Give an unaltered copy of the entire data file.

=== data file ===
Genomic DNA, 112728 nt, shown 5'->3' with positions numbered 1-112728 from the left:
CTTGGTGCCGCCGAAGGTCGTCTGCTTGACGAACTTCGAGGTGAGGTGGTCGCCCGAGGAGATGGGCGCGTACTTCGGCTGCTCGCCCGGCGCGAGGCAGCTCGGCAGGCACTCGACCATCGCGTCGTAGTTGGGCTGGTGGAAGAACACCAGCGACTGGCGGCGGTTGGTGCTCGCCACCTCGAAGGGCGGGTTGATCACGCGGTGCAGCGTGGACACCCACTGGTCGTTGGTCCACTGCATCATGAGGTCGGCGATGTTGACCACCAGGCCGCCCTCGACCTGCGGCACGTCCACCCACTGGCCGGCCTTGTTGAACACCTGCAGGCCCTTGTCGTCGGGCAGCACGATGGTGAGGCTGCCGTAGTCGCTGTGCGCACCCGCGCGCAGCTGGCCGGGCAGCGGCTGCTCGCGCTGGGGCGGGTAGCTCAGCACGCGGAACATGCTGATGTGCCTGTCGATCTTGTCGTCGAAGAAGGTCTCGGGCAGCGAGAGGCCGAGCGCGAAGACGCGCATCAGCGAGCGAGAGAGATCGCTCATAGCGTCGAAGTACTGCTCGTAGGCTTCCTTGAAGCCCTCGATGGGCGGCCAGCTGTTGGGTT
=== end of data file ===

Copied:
Genomic DNA, 112728 nt, shown 5'->3' with positions numbered 1-112728 from the left:
CTTGGTGCCGCCGAAGGTCGTCTGCTTGACGAACTTCGAGGTGAGGTGGTCGCCCGAGGAGATGGGCGCGTACTTCGGCTGCTCGCCCGGCGCGAGGCAGCTCGGCAGGCACTCGACCATCGCGTCGTAGTTGGGCTGGTGGAAGAACACCAGCGACTGGCGGCGGTTGGTGCTCGCCACCTCGAAGGGCGGGTTGATCACGCGGTGCAGCGTGGACACCCACTGGTCGTTGGTCCACTGCATCATGAGGTCGGCGATGTTGACCACCAGGCCGCCCTCGACCTGCGGCACGTCCACCCACTGGCCGGCCTTGTTGAACACCTGCAGGCCCTTGTCGTCGGGCAGCACGATGGTGAGGCTGCCGTAGTCGCTGTGCGCACCCGCGCGCAGCTGGCCGGGCAGCGGCTGCTCGCGCTGGGGCGGGTAGCTCAGCACGCGGAACATGCTGATGTGCCTGTCGATCTTGTCGTCGAAGAAGGTCTCGGGCAGCGAGAGGCCGAGCGCGAAGACGCGCATCAGCGAGCGAGAGAGATCGCTCATAGCGTCGAAGTACTGCTCGTAGGCTTCCTTGAAGCCCTCGATGGGCGGCCAGCTGTTGGGTT